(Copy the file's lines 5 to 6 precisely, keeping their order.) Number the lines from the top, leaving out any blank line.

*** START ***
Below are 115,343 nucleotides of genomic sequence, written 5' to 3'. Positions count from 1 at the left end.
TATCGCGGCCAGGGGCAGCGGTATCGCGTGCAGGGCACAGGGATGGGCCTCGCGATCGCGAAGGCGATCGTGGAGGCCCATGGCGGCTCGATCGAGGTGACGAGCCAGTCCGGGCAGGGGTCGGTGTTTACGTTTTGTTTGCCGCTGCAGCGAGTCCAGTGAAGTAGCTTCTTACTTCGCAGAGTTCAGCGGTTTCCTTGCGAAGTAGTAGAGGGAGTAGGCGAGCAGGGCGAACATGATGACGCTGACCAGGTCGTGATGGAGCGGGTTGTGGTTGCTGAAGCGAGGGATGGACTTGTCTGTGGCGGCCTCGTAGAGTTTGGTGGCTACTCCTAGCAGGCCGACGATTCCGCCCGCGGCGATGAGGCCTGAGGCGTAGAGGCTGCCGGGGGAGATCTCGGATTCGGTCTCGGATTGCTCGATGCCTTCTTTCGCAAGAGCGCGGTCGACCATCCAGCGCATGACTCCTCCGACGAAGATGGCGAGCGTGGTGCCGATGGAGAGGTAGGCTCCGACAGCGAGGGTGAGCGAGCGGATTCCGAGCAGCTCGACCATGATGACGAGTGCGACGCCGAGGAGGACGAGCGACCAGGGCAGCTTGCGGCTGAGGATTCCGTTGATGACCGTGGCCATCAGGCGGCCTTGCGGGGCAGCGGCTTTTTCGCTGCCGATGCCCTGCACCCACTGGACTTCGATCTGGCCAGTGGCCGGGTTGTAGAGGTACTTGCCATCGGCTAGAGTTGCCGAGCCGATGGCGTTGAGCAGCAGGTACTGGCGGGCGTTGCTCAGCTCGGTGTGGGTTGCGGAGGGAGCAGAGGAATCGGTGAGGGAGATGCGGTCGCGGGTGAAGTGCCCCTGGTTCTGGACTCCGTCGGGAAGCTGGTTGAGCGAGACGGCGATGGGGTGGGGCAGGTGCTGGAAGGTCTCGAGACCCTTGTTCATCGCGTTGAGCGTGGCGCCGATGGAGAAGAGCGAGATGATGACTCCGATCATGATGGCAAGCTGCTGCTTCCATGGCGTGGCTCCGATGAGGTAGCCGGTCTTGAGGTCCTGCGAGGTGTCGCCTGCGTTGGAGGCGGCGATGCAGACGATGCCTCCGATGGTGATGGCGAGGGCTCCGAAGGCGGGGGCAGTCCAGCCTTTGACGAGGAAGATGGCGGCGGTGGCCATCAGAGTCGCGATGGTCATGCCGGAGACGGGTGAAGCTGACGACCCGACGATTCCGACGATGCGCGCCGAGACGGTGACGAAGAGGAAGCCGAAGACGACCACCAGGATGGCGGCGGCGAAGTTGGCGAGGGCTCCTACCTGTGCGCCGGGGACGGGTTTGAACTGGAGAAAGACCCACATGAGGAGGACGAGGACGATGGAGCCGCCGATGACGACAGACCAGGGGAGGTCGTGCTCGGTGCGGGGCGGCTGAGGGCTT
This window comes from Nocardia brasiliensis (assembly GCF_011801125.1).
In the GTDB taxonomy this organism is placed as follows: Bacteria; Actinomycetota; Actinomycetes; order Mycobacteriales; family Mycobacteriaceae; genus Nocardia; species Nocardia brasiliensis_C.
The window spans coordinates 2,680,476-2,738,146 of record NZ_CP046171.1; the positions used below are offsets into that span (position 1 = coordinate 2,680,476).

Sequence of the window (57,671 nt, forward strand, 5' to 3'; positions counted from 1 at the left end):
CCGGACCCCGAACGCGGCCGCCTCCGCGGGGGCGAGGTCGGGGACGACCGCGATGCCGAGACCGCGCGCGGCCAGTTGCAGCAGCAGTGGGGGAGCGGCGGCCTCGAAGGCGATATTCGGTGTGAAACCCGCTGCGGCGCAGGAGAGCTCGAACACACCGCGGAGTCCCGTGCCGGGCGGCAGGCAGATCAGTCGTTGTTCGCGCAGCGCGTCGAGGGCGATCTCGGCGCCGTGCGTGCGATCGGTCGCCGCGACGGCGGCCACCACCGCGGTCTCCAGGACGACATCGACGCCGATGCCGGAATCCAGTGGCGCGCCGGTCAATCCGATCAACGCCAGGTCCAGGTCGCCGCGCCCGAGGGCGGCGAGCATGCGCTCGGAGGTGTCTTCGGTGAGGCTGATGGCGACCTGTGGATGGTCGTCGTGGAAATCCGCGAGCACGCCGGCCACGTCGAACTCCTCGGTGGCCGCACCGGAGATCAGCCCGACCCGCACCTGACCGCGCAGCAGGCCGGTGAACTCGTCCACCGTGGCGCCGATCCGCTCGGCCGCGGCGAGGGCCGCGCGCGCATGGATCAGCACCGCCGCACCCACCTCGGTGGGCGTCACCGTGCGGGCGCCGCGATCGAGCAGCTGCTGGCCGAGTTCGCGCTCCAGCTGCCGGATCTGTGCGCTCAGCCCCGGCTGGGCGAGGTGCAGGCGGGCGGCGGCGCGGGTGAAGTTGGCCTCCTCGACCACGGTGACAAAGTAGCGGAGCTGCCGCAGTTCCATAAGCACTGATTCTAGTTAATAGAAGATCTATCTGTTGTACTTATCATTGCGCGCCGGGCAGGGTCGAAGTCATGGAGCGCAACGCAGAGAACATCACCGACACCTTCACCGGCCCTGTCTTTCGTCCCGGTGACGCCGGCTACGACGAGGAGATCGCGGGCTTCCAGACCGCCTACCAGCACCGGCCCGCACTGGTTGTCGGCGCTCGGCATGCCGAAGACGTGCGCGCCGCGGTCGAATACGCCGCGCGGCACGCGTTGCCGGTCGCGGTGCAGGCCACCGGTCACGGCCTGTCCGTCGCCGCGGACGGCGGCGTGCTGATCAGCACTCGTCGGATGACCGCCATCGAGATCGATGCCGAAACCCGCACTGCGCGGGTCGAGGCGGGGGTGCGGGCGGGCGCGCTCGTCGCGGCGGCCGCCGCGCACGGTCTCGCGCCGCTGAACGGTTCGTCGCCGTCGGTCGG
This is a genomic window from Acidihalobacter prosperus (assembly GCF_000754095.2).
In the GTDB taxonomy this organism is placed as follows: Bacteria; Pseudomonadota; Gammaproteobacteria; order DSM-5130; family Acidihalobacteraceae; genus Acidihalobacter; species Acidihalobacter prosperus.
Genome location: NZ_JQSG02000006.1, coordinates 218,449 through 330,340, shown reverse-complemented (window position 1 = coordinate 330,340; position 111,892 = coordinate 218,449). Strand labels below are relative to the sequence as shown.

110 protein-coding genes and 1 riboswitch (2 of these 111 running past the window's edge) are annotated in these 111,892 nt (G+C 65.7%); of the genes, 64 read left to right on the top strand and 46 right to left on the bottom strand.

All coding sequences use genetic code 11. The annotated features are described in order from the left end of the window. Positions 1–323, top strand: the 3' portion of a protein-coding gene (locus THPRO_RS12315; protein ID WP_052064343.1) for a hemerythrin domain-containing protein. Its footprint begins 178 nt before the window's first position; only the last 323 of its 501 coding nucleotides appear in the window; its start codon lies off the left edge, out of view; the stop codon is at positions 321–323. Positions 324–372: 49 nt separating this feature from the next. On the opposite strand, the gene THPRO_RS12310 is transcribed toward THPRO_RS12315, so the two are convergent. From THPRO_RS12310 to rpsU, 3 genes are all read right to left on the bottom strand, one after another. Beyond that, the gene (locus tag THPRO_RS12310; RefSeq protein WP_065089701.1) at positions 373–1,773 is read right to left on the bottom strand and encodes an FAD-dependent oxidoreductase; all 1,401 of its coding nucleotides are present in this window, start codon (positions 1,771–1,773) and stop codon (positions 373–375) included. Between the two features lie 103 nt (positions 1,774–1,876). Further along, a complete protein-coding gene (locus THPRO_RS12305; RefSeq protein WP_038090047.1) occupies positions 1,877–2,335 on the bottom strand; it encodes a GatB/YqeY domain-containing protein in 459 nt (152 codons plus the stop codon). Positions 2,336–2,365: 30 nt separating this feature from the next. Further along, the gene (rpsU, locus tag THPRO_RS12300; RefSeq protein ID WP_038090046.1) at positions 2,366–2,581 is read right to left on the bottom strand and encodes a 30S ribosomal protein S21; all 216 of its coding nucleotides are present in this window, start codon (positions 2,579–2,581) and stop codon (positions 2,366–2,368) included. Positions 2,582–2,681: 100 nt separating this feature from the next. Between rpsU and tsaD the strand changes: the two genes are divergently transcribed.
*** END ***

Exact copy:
The window spans coordinates 2,680,476-2,738,146 of record NZ_CP046171.1; the positions used below are offsets into that span (position 1 = coordinate 2,680,476).

Sequence of the window (57,671 nt, forward strand, 5' to 3'; positions counted from 1 at the left end):